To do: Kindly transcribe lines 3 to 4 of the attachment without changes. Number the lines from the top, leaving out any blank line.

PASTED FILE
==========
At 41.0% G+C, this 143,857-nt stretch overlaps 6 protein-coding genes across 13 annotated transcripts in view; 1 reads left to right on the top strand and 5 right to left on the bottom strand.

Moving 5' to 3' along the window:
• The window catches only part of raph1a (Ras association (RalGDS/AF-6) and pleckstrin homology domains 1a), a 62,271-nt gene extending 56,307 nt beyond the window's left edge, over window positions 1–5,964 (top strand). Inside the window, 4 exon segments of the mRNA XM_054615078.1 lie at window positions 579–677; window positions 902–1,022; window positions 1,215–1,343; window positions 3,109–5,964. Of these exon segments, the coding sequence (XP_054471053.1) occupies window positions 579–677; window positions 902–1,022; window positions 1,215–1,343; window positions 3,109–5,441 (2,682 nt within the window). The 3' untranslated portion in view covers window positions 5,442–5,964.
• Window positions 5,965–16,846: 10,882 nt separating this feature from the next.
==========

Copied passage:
• The window catches only part of raph1a (Ras association (RalGDS/AF-6) and pleckstrin homology domains 1a), a 62,271-nt gene extending 56,307 nt beyond the window's left edge, over window positions 1–5,964 (top strand). Inside the window, 4 exon segments of the mRNA XM_054615078.1 lie at window positions 579–677; window positions 902–1,022; window positions 1,215–1,343; window positions 3,109–5,964. Of these exon segments, the coding sequence (XP_054471053.1) occupies window positions 579–677; window positions 902–1,022; window positions 1,215–1,343; window positions 3,109–5,441 (2,682 nt within the window). The 3' untranslated portion in view covers window positions 5,442–5,964.
• Window positions 5,965–16,846: 10,882 nt separating this feature from the next.